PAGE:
NCBJ’s five officers serve on its Executive Committee: a president, president-elect, immediate past president, treasurer and secretary.  The sixteen member Board of Governors is comprised of four at-large governors, eleven regional circuit governors (one from each circuit), and a retired judge governor.  Members of the Board of Governors serve three year terms.  The Elections Committee recommends candidates for open positions for approval by the membership of the NCBJ.

Hon. Mary Grace Diehl, N.D. Ga, is NCBJ’s current president.  Hon. Mary Walrath, D. Del., will serve as president for the 2016-2017 fiscal year, and Hon. Michael E. Romero, D. Colo., for the 2017-2018 year.

Executive Director

NCBJ’s Executive Director performs numerous essential administrative tasks, including budgeting; website design and maintenance; planning the Annual Conference and Mid-Year meetings; administrative support for the Board, Executive Committee and other committees; and facilitating communications with members.  Jeanne Sleeper is NCBJ’s Executive Director.


The Executive Committee meets monthly by telephone, and more often as necessary.  The Board of Governors and Executive Committee meet in person twice a year, at the Annual Conference where the “annual members’ meeting” is held and at a “Mid-Year Meeting.”  The Board of Governors meets more often by telephone, as needed.  Members of the Board are invited to attend the monthly telephonic Executive Committee meetings.  Different committees meet at different intervals, some more often than others.

Standing and Special Committees

NCBJ’s five Standing Committees are Elections, Endowment for Education, Finance, Legislative, and Technology.  NCBJ’s Special Committees consist of Bylaws; Cost Containment/Judicial Relations; Annual Conference Education Program; Ethics; Federal Rules Advisory; Hispanic Bar; International Judicial Relations; Legal Review; various Liaisons; Membership Services; NBA/Blackshear; Next Generation Program; Marketing; Newsletter; Public Outreach; Retired Judges; Schwartz Roundtable; and Security.  Much of the heavy lifting is done by the committees.  The President has authority to appoint Ad Hoc committees for special projects.  Much of the heavy lifting is done by the committees.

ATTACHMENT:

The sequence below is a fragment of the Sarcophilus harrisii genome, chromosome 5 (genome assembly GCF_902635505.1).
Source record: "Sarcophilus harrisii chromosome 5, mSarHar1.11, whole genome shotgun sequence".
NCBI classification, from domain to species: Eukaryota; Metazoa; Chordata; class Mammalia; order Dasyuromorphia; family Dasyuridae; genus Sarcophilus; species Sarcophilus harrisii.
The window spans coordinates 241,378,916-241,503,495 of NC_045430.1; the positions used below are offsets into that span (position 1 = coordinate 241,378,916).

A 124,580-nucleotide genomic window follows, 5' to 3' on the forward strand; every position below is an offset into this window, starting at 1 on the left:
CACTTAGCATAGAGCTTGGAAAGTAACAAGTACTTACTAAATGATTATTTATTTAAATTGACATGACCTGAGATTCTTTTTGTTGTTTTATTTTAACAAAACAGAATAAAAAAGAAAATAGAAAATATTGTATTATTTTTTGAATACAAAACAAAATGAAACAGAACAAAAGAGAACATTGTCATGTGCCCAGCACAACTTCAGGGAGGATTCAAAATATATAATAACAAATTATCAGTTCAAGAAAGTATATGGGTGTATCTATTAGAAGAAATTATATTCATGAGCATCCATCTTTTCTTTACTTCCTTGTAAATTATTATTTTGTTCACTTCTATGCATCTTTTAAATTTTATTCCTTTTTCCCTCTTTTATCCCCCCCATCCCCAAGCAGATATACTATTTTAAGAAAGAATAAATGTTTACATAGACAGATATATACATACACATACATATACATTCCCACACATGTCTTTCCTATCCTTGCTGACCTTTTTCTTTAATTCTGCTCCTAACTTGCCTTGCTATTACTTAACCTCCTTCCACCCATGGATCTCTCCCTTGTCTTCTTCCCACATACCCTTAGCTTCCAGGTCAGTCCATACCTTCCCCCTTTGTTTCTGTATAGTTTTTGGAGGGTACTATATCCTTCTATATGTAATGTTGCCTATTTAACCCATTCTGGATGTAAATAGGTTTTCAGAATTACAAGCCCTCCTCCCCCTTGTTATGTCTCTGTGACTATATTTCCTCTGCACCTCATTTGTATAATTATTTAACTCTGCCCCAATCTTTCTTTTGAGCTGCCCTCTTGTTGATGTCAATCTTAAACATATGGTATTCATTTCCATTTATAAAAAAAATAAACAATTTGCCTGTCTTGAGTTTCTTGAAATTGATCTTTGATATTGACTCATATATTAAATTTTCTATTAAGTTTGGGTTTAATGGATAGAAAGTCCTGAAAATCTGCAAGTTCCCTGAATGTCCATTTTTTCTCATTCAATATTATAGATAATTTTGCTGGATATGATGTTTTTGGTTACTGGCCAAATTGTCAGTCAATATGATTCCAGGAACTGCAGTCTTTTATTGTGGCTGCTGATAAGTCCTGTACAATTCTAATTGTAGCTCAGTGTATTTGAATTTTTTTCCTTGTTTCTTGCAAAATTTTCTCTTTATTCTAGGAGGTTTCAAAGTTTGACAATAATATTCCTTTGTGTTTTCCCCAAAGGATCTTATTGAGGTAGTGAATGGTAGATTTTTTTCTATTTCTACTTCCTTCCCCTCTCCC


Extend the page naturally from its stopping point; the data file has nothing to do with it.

The Annual Conference Education Program, Cost Containment/Judicial Relations; Endowment for Education; Ethics; Federal Rules Advisory; Finance; International Judicial Relations; Legislative; Liaison; NCBJ/NBA Blackshear; Newsletter; Next Generation; Public Outreach; Schwartz Roundtable; and Technology Committees are among the most active committees.

  • The Annual Conference Education Program Committee plans the education programs for the NCBJ Annual Conferences. Its goal is to provide timely, challenging education on bankruptcy and related topics.
  • The goal of the Cost Containment/Judicial Relations Committee is to explore methods for bankruptcy courts to increase their cost savings efforts consistent with the long term and short term mission of the court, and to foster good relationships with Article III and other federal judges, as well as, where appropriate, state court judges.
  • The Endowment for Education Committee funds bankruptcy research and education for charitable purposes, particularly including empirical research.
  • The Ethics Committee assists NCBJ officers, directors and other members on ethics issues in connection with their NCBJ activities taking into account the Code of Conduct for U. S. Judges and general ethical concepts.
  • The Federal Rules Advisory Committee evaluates proposed amendments to the Federal Rules of Civil Procedure, Bankruptcy Procedure, and Evidence and prepares proposed comments on the amendments for NCBJ to submit to the Standing Committee on Rules of Practice and Procedure as NCBJ’s comments.